Ever since the second half of last season's final in Cardiff, it's looked ominous for Real Madrid's Champions League rivals. That display of total authority was a fitting way for Zinedine Zidane's team to become the first in the post-1992 era to retain the trophy, and they have only built on that sense of near-invincibility since.
Marco Asensio, who bookmarked June's triumph over Juventus with a dazzling cameo and goal, has started this season with a bang and is symbolic of where El Real appear to be going, with a bright future as well as a stable present. Even at 5.10 on the Betfair Exchange as favourites, they look like a solid investment given the depth and alternatives available to Zidane.
They are certainly well-equipped to deal with a fascinating group featuring Borussia Dortmund and Tottenham. It's worth recalling that Dortmund actually finished above Madrid in last season's group stage, and even if it's early days, new coach Peter Bosz seems to have given them real attacking snap. Spurs, in a strange sort of underdog role, are realistically in the mix too.
Barca, Juve, Bayern and PSG with questions to answer
Neither of Spain's big two should have any problems getting through to the knockout stages, of course, with Olympiacos and Sporting Clube de Portugal likely to be making up the number in Barcelona's pool. The Blaugrana will have to face last season's conquerors, Juve, but the arriving Ousmane Dembélé has already proved his ability to influence matches at elite level. With - at last - a real right-back in Nélson Semedo, they have some balance, too.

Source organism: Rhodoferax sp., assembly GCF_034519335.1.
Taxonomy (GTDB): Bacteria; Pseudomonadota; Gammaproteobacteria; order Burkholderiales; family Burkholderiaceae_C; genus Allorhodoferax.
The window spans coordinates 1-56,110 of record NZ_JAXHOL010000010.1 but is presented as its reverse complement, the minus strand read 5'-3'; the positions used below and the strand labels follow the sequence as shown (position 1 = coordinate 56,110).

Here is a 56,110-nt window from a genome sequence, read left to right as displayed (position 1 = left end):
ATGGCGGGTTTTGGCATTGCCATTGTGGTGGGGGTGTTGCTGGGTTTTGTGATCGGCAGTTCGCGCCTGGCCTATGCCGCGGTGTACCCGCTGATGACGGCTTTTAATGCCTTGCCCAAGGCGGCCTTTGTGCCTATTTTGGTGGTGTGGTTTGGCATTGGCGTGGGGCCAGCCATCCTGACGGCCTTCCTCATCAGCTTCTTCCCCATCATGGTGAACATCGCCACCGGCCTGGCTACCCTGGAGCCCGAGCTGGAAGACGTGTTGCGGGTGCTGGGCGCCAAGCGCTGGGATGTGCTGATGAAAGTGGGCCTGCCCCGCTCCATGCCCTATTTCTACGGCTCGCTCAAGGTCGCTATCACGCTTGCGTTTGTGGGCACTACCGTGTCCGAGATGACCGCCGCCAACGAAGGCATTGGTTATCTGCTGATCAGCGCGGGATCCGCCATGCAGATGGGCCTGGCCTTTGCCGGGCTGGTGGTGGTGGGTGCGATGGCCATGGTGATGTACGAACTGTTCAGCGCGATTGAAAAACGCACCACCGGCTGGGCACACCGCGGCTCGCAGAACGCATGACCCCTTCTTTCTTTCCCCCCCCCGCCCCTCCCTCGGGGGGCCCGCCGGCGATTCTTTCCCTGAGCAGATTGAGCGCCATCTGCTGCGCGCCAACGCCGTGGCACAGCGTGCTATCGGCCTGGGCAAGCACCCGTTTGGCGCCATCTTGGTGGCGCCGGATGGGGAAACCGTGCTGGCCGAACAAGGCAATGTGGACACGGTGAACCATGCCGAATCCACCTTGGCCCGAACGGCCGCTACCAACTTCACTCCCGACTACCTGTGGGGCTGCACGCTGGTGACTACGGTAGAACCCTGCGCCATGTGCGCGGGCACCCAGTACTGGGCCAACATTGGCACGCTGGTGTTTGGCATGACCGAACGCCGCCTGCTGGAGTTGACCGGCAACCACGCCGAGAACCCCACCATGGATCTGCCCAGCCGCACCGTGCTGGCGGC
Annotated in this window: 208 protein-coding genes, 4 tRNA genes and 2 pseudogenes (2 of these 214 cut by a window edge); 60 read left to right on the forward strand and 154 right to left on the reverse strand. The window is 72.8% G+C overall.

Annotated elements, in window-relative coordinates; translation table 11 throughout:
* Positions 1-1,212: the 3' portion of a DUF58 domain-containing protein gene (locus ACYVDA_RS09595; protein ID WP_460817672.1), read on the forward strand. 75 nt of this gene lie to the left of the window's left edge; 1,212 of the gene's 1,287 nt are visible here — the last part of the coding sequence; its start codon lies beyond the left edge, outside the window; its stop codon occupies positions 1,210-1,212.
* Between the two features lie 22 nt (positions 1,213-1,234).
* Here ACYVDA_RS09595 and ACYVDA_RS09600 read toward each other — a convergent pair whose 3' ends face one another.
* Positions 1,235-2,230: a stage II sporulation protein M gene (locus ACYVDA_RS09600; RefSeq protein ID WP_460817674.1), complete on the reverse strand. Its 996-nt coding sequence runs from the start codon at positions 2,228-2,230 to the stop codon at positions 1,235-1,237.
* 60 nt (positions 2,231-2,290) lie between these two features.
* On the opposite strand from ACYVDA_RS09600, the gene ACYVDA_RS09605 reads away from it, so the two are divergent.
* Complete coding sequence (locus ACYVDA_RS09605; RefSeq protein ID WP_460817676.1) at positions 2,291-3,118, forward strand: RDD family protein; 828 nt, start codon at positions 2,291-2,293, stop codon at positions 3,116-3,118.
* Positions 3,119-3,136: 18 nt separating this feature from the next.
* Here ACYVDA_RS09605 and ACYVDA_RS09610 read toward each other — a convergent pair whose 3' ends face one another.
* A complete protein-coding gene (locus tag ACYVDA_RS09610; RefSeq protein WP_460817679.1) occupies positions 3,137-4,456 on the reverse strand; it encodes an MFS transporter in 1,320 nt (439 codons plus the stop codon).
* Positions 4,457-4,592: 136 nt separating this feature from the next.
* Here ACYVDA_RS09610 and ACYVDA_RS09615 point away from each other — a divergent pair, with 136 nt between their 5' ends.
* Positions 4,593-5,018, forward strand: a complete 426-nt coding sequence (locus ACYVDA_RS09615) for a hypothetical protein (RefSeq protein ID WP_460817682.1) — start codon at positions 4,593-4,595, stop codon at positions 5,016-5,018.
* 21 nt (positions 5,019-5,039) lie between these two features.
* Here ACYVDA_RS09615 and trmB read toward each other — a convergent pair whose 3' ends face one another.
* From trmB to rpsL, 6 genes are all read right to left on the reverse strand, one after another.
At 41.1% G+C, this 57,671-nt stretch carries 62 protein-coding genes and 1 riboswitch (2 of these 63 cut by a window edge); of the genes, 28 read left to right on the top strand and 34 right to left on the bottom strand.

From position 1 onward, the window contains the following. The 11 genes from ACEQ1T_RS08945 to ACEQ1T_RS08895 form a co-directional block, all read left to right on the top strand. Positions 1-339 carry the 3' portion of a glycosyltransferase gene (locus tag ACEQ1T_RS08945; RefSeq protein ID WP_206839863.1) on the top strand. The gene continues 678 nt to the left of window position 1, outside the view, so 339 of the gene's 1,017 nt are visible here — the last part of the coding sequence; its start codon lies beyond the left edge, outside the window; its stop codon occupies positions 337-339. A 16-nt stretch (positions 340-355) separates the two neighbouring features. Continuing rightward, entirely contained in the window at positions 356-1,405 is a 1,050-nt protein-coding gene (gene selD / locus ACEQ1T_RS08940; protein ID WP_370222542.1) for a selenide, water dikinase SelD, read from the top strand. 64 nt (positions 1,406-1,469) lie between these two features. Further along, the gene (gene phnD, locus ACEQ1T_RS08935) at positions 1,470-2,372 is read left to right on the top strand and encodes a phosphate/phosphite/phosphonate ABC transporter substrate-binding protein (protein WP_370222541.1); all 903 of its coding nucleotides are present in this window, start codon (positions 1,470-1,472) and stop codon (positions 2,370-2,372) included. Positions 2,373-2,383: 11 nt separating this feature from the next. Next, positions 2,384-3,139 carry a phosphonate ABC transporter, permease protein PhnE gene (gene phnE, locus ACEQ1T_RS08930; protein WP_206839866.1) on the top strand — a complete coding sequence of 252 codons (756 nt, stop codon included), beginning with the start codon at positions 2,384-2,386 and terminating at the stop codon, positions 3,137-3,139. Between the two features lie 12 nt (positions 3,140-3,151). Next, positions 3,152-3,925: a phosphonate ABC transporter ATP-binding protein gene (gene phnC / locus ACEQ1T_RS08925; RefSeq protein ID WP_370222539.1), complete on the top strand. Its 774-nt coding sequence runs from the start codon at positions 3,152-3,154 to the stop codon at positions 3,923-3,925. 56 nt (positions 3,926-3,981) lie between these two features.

Juve, with confidence in them shaken after the humbling in the final coupled with the departure of Leonardo Bonucci, are way down the pecking order at 18.00. With the talent that continues to be at their disposal and the recruitment of Blaise Matuidi, a seasoned winner in an area of the pitch they need to strengthen, they are to be taken seriously.
The other group which has two overwhelming favourites to qualify is Group B, with Bayern Munich and Paris Saint-Germain thrown in with Anderlecht and Celtic. That the arrivals of Neymar and Kylian Mbappé will give PSG a new dimension is undeniable, but they still have shortcomings. Marco Verratti could do with a presence beside him in midfield - which is why Paris are so keen on Mbappé's erstwhile teammate Fabinho - and they still need a top-class goalkeeper.
There are no such problems on that last score for Bayern, of course, but the Champions League is as big as ever for them this season. It is the arena in which Carlo Ancelotti needs to prove his worth after an underwhelming first season. Corentin Tolisso and - when fit - James Rodríguez are exciting additions, but one wonders if they are a little too open on early evidence to go all the way.
Spurs aside, English teams shouldn't struggle
All of the other English teams can expect to qualify, though Manchester United's price of 11.00 to win the tournament seems too short for a team still growing, based on a clement draw, though Benfica have more recent experience on this stage and are not to be trifled with. Manchester City should get through but must be careful. Shakhtar Donetsk had a phenomenal campaign last time out under coach Paulo Fonseca, and Napoli are simply one of the most dangerous attacking sides in Europe, and a very interesting long shot at 40.00.
Liverpool, at 24.00, maybe look the best value of the English sides, and should be ok in their group, even with Sevilla arguably harbouring a stronger squad than last season after the Reds' Europa League final nemesis Éver Banega returned. Chelsea's two ties with Atlético Madrid should be intense, but both will profit from Roma's current rebuilding.
There is no arguing with the fact that - as with much of the competition's history - Real Madrid are the team to beat. Some of the big-name face-offs to come in the groups remind us, though, that the field is particularly stacked this year.
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